Moms need a good drink just as much as dads; yet, it’s the paterfamilias who is most often the recipient of a booze-related tribute.
Father’s Day is the second-busiest holiday after Christmas at BYOB Cocktail Emporium, says Kristen Voisey, owner of the Toronto store. “We sell a lot of whisky decanters and whisky tumblers and Scotch glasses,” she says. “It’s almost as easy as a tie.”
While you probably can’t go wrong getting essential bar gear for pops, there’s a lot of room from good to great. To get you there, we asked bartenders across the country to recommend the top-notch tools of the trade.
A Hawthorne strainer
Jeffrey Van Horne, a Dartmouth-based bartender and former bar manager at Lot Six Bar & Restaurant
“The Hawthorne strainer fits all shaker tins, Boston glasses* and other mixing glasses and uses a spring to hold the broken shards of ice, fruit and herbs back while straining the cocktail. This is the essential strainer that all bartenders use for both shaken cocktails (containing citrus, muddled fruit and herbs) and stirred cocktails (containing only clear ingredients such as spirits, bitters, vermouth, sugar syrup, etc.).
“When the Hawthorne strainer is put in place on the opening of the shaker tin, you should be able to open and close the gate of the strainer, which mediates the flow of the cocktail out of the shaker tin. The quality of the Hawthorne strainer is often judged by the tightness of the coil in the spring (the tighter the coil the finer the strain) and how it fits onto the shaker tin. My favourite is the Koriko Hawthorne strainer from CocktailKingdom.com. It comes in three options: stainless steel, copper or gold-plated if you want to be really fancy.”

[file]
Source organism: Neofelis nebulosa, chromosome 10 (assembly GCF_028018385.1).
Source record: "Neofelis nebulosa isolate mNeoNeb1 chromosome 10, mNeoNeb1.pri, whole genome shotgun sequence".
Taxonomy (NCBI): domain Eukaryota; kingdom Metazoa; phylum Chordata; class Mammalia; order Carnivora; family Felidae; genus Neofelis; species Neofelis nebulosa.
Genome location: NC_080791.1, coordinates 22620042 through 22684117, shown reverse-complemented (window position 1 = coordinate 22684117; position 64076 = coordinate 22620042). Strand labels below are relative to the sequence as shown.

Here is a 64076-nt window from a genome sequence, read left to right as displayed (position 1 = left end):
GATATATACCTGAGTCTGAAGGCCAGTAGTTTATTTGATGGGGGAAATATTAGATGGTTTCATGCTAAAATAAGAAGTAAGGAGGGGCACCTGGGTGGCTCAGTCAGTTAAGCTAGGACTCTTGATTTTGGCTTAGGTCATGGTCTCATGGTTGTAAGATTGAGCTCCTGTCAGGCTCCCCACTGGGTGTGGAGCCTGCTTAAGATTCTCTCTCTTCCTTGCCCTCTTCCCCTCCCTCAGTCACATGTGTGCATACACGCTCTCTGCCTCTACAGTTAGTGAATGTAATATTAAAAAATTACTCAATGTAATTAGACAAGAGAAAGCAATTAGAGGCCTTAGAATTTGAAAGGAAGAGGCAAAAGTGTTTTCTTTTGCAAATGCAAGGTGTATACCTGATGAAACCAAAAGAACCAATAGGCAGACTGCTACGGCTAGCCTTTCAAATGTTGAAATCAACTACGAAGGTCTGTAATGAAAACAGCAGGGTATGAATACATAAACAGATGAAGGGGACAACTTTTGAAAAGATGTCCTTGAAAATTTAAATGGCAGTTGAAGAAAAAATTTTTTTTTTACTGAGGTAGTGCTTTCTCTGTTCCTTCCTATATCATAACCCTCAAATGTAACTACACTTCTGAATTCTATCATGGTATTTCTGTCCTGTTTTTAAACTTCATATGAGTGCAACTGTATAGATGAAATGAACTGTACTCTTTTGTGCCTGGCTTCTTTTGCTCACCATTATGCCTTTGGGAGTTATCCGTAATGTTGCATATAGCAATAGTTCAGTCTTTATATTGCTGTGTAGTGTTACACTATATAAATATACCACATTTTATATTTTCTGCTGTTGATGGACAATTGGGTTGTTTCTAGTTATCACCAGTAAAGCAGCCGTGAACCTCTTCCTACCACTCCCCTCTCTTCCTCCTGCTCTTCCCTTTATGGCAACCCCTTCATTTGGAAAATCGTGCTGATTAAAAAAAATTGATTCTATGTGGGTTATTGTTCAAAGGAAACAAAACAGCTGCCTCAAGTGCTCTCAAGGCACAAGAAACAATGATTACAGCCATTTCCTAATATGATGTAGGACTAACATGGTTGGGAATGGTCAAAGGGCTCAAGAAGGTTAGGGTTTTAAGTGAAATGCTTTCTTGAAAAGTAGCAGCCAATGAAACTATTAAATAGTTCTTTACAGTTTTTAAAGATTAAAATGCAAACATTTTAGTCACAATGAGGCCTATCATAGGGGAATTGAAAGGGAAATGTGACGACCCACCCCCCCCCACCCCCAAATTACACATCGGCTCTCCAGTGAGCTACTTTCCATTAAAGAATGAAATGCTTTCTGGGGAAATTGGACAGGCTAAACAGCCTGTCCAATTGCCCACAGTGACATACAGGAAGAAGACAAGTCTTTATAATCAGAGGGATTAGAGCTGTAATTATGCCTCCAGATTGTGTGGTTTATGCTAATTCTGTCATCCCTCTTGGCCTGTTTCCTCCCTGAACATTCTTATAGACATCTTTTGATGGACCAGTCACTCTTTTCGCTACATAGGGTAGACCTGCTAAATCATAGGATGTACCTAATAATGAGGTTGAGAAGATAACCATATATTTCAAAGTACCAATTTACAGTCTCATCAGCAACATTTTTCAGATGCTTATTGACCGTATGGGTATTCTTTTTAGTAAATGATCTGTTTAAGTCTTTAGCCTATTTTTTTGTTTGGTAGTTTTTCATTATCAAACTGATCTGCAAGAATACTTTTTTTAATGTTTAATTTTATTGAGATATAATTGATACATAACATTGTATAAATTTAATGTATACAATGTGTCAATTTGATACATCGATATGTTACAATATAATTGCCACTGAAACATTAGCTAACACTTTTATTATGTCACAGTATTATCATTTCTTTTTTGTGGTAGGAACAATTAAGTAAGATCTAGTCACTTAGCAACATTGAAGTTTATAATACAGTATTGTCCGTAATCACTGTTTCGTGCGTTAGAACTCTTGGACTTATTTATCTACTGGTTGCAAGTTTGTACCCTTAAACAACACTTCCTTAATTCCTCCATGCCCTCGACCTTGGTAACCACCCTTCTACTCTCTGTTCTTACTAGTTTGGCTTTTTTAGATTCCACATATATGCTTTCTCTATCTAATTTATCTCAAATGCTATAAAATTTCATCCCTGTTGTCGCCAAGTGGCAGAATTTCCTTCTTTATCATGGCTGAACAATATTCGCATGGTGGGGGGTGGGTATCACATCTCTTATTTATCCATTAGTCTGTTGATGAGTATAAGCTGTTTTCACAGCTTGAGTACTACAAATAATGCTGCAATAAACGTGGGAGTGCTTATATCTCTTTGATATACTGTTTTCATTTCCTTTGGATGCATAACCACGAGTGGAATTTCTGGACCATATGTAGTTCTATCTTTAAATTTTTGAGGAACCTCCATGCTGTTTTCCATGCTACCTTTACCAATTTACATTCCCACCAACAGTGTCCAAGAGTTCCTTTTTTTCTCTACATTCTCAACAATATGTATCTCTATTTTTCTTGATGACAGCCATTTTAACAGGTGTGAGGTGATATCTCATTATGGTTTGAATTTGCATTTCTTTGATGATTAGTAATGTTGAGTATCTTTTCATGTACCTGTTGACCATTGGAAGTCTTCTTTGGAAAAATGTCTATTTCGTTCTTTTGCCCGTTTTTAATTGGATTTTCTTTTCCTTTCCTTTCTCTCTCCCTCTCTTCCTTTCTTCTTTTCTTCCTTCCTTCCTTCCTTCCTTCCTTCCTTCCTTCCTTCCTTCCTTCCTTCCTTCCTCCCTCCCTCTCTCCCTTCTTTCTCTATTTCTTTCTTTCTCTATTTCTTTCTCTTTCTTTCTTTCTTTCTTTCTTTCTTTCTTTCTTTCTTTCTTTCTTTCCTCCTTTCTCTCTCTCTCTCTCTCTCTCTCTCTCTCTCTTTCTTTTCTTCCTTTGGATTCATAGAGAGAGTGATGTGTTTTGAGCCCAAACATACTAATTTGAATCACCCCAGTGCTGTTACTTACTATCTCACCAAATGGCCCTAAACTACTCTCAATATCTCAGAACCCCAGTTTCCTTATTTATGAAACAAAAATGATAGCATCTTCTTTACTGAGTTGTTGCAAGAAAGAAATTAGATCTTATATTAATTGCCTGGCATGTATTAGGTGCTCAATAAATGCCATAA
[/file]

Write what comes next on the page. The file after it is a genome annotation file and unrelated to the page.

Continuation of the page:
Koriko Hawthorne strainer, $22.95 (U.S.) at cocktailkingdom.com
*A large glass or plastic mixing glass with a large bottom that is used for shaking.
A mixing glass
Grant Sceney, head bartender, Fairmont Pacific Rim in Vancouver, and Diageo World Class Canada bartender of the year in 2014
“Having good mixing glasses is sure to elevate your game. They are no longer just for bars, and they look great on display. Its shows you grasp the fundamental difference of making a proper martini – stirred, not shaken – and allows the home bartender to make multiple classics, including the old fashioned, Manhattan and Negroni, to name a few. My vessel of choice is this 550-ml Seamless Paddle Mixing Glass.”
Seamless Paddle Mixing Glass 550 ml, $39.95 (U.S.) at cocktailkingdom.com
A well-sealed muddler
Liam Bryant, bar manager at Acorn Restaurant in Vancouver
“It’s important to have a muddler to release flavours from tender herbs, fruits and vegetables into a drink. It’s also great for breaking down powdered sugar if you’re making a traditional old fashioned cocktail or Sazerac.*
“It makes your bar better by giving the bartender the ability to make a variety of classic drinks easily [mojitos, clover clubs,** mint juleps], and to easily play and experiment with new flavours.
“When selecting a muddler, you will want something with a flat, broad bottom that won’t tear apart the ingredients while you’re muddling them. You just want to gently release the oils. Muddle too hard and you’ll get an undesirable vegetal taste in your cocktail.
“My muddler is a Turnco Wood Goods muddler that’s been treated with beeswax. Ideally you want something that’s not going to take on the flavours of the ingredients you’re muddling.”
Walnut muddler, $32 (U.S.) at turncowoodgoods.com
*Named after a cognac company, this cocktail, born in New Orleans, is made with sugar, rye whisky, bitters, absinthe and a lemon peel.
**A cocktail made with gin, lemon juice, raspberry syrup and egg white.
A Parisian shaker
Sabrina Mailhot, bartender at Bishop & Bagg in Montreal
“One of the techniques used for classic cocktails is dilution, and shaking is the most common [way to do it]. Its primary function is to cool off your ingredients efficiently. Although it’s very important not to overshake, in which case your drink can taste watered-down. An appropriate shake should take approximately 10 seconds. Once you feel your shaker getting cold, you’re ready to strain into your glass.